Apparently wanting to stay in touch with his former staff, Khaled Almaeena, a well-known Saudi journalist and editor, reacted favorably to an article I wrote about Syrian surgeon Dr. Ahmed Chabalout.
Almaeena’s remark was brief but evoked memories of my stint from Jan. 13, 2004 to Oct. 2011 at Arab News, referred to as the “green newspaper”, while he was the editor-in-chief.
When Riyadh Daily— my first newspaper and employer when I arrived in the Kingdom on July 22, 1986—folded up on Jan. 31, 2003 I did not leave to go home for good.
I felt strongly that there was still a job available for me in the Kingdom. The reason was I was editing Tagalog, a four-page supplement in our national language that enjoyed a warm reception in the Filipino community.
It was coming out with Riyadh Daily on Wednesdays and it had started to pull in ads.
Aside from Kruathai, a Thai restaurant, Xtra, a big retail firm dealing in electronics with a big showroom in Mursallat district in Riyadh, took out a half- page-color ad weekly for one year, with the condition that Riyadh Daily gave 2,000 copies to be given free of charge to Filipino customers.
At that time, Arab News, the first Saudi newspaper in English in the Kingdom, was also interested in coming up with its own Tagalog publication.
Javid Hassan, then Arab News bureau chief in Riyadh, told me this.
So I, along with Chito P. Manuel, sports editor, stayed. Initially, he joined an insurance firm, then joined Arab News first as reporter in Riyadh then as editor in Jeddah in 2007.
I started with Arab News as contributor on Jan. 13, 2004.
The problem, however, was my sponsorship couldn’t be transferred. I had been given three months to get another job , otherwise I would be sent home. It took all of eight months before my sponsorship could be transferred.
Thanks to Al Yamamah Press Est. for not sending me home when I could not get a regular job in three months.
Based in Jeddah, Almaeena was in the Riyadh office when I informed him about my successful transfer of sponsorship.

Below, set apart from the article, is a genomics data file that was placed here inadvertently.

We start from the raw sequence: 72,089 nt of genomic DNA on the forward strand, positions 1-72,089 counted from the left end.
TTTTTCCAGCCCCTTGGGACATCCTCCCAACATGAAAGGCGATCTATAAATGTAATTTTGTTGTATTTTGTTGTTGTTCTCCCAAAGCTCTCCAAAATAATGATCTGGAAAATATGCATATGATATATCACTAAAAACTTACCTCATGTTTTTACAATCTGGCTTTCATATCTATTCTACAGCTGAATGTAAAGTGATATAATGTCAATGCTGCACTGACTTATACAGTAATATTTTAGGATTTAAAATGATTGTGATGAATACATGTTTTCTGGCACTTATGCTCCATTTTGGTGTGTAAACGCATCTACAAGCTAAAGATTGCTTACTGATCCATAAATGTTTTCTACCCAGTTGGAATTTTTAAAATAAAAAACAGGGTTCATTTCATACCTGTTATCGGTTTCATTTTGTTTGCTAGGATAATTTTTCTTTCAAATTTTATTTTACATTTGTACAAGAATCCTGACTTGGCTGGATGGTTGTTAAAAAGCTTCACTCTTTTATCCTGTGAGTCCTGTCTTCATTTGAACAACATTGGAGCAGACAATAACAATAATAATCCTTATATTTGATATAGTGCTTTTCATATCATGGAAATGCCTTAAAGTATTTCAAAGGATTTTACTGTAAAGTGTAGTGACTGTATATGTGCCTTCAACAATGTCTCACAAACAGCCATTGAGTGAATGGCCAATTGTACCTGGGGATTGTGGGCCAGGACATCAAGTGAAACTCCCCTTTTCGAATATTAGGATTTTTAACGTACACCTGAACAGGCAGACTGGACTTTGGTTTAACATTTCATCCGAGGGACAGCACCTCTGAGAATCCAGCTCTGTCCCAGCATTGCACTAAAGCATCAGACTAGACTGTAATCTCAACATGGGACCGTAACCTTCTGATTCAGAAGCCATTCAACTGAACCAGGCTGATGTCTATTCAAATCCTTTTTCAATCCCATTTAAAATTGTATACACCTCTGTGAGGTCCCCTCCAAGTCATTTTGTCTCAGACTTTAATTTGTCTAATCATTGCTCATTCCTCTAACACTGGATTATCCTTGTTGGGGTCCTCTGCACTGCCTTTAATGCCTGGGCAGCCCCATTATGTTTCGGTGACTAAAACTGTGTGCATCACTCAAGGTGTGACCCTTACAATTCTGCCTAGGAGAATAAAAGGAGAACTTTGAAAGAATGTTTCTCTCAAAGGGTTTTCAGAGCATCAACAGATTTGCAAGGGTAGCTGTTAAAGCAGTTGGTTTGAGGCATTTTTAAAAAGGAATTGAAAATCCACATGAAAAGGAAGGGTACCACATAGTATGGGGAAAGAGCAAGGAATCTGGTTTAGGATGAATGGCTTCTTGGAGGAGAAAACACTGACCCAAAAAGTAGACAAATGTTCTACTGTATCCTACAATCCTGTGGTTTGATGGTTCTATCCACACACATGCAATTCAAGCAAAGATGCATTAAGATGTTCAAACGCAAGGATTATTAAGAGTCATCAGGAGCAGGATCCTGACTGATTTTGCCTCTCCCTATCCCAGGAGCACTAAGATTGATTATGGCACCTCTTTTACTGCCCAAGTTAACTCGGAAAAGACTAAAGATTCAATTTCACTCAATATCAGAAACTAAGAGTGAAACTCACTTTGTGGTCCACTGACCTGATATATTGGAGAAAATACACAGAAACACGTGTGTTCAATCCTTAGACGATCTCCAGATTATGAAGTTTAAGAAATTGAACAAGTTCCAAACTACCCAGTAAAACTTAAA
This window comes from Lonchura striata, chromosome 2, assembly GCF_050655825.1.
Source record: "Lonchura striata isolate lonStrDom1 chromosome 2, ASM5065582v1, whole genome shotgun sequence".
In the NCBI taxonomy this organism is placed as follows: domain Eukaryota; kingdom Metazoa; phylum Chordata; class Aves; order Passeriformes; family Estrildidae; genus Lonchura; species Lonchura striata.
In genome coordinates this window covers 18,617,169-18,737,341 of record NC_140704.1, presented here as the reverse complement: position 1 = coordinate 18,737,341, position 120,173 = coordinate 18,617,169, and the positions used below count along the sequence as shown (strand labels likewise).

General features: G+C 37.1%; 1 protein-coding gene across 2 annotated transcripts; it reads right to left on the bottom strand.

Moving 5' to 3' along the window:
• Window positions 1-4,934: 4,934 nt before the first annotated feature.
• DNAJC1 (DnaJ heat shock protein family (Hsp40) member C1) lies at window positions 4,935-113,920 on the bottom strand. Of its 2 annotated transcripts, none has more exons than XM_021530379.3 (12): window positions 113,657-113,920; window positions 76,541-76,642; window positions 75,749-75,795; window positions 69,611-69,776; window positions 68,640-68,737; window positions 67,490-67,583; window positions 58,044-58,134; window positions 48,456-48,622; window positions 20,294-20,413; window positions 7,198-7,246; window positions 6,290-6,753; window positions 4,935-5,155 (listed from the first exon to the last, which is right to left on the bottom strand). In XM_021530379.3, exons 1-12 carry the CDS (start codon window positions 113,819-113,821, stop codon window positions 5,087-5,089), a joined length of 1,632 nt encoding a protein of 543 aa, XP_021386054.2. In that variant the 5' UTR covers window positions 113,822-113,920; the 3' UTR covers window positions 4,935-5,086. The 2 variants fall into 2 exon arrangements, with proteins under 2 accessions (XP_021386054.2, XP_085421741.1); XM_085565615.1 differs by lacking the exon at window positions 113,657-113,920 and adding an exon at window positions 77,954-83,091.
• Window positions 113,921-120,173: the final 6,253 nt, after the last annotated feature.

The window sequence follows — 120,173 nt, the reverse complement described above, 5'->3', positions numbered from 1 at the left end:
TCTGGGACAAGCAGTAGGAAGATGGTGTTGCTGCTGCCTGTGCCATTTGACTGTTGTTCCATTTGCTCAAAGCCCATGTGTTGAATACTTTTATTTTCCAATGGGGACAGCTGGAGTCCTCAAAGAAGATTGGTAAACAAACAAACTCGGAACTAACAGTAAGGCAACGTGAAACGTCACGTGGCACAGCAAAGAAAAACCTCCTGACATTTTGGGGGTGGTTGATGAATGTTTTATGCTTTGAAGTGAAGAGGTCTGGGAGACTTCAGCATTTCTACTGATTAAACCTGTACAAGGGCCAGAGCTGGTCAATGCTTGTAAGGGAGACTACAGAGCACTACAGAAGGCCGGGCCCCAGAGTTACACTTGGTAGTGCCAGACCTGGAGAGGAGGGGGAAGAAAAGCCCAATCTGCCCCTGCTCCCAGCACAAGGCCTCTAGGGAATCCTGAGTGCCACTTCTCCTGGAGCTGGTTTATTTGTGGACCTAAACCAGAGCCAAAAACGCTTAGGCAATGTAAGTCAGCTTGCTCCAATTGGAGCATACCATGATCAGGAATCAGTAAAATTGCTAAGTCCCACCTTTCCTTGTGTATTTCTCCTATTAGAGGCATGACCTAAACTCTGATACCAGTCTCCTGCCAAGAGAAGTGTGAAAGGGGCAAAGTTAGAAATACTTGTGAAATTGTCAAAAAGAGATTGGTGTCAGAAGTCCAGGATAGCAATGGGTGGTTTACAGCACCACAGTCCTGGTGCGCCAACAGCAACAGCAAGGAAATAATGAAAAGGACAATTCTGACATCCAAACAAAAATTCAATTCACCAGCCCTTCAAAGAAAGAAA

On hearing it, he said “Thanks God!” and held his arms sideways, and looked up with tightly closed eyes as indication he had worked hard for my transfer.
In the fall of 2010, before the winter holidays, I was due for my vacation. For one reason or another I wasn’t asked to prepare advance Pinoy Xtra issues which came out with Arab News on Sundays.
It came on stream on June 12, 2004.
I told Almaeena I was going on vacation but there won’t be Pinoy Xtra issues while I was away.
“Why don’t you go to Cairo instead for a short vacation. Before you leave, prepare extra issues to come out during your absence,” he said.
So, I prepared two issues for the next two Sundays. Before I left he asked me to bring a copy of Al Ahram, Egyptian newspaper in English, and visit Khan El Khalili, a famous bazaar or souk in Gamaliya district in the historic center of Cairo.
It was established as a center of trade in the Mamluk era and named for one of its historic caravanserais ( roadside inns along major trade routes like the Silk Road that doubled as hubs for the exchange of goods, ideas, and culture.)
Before I left Riyadh, I also informed then Philippine Ambassador to Saudi Arabia, the late Antonio P. Villamor, regarding my trip and he called his counterpart in Cairo, Ambassador Oscar Valenzuela, about it.
On arrival there on a Saudia flight, I paid Valenzuela a courtesy call. He was reported to be a relative of the famed Pio Valenzuela in Philippine history.
He asked the Philippine Embassy’s driver to take me to the Khan El Khalili. Arriving there, glimpses of Batha and Divisoria crossed my mind although it was much cleaner in keeping with its being a tourist destination.
Tourist guides in a certain area were waiting for foreign visitors. A relatively young man approached me and I asked him to take me to the Naguib Mahfouz Cafe, named after the 1988 Nobel Prize in Literature winner.
When I asked the guide how much I should pay him, he kept quiet as if he was hesitant to charge me any amount after knowing I was there on assignment.
Wanting to project a good image for the historic city, he said , “Just give me your pen as a remembrance.”